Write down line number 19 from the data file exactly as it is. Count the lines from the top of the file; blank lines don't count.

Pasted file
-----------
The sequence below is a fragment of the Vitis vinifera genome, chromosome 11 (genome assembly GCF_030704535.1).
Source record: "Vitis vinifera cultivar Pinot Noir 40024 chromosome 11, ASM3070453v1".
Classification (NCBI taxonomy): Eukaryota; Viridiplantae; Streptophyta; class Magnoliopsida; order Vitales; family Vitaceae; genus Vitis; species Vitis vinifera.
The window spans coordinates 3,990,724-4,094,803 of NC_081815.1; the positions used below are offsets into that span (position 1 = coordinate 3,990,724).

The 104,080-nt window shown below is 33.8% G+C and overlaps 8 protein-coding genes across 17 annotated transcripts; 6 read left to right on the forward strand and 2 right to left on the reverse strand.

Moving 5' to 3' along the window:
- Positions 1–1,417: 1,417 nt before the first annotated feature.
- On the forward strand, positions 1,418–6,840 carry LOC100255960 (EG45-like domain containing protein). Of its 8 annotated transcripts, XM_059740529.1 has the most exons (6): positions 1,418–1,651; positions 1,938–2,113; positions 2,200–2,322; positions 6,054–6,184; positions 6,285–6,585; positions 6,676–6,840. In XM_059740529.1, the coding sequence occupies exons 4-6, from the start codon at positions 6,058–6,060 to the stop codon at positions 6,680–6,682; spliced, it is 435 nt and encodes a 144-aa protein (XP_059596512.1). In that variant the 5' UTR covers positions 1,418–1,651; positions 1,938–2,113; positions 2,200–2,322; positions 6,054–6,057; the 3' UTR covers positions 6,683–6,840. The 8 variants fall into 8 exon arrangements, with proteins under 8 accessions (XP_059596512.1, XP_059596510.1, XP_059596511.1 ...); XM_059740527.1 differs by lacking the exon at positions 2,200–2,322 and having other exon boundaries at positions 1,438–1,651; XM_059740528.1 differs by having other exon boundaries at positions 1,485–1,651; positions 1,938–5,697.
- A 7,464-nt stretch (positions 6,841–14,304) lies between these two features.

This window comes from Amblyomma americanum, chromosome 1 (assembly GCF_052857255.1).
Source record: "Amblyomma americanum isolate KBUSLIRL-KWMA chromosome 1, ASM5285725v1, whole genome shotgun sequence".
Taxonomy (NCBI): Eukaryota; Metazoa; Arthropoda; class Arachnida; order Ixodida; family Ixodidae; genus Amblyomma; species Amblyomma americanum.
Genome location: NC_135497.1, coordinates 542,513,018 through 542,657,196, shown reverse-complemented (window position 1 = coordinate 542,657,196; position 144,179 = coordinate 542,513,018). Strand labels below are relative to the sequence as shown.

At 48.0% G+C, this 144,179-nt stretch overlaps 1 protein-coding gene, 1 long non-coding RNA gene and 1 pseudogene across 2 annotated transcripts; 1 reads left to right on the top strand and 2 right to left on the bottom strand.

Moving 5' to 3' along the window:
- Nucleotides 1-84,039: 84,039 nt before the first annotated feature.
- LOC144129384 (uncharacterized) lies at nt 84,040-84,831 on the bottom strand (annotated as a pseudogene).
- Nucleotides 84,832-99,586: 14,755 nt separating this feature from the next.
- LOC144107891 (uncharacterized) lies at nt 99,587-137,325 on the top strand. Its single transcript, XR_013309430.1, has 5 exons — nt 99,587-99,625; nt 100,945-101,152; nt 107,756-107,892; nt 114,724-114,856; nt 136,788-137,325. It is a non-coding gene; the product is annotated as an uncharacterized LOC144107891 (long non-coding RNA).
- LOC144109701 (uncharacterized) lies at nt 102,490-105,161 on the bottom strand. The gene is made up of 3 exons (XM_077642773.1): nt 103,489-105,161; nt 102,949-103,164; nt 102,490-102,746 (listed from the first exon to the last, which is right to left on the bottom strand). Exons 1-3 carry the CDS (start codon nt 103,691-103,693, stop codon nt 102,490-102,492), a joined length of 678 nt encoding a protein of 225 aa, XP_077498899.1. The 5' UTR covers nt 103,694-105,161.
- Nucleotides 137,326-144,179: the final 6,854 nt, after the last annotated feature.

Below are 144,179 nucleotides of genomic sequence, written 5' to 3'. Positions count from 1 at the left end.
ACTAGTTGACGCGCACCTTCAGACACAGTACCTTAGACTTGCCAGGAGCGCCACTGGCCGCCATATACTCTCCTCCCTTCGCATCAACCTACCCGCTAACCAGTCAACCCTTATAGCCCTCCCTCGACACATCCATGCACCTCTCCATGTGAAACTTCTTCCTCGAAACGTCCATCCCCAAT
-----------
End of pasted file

- LOC144107891 (uncharacterized) lies at nt 99,587-137,325 on the top strand. Its single transcript, XR_013309430.1, has 5 exons — nt 99,587-99,625; nt 100,945-101,152; nt 107,756-107,892; nt 114,724-114,856; nt 136,788-137,325. It is a non-coding gene; the product is annotated as an uncharacterized LOC144107891 (long non-coding RNA).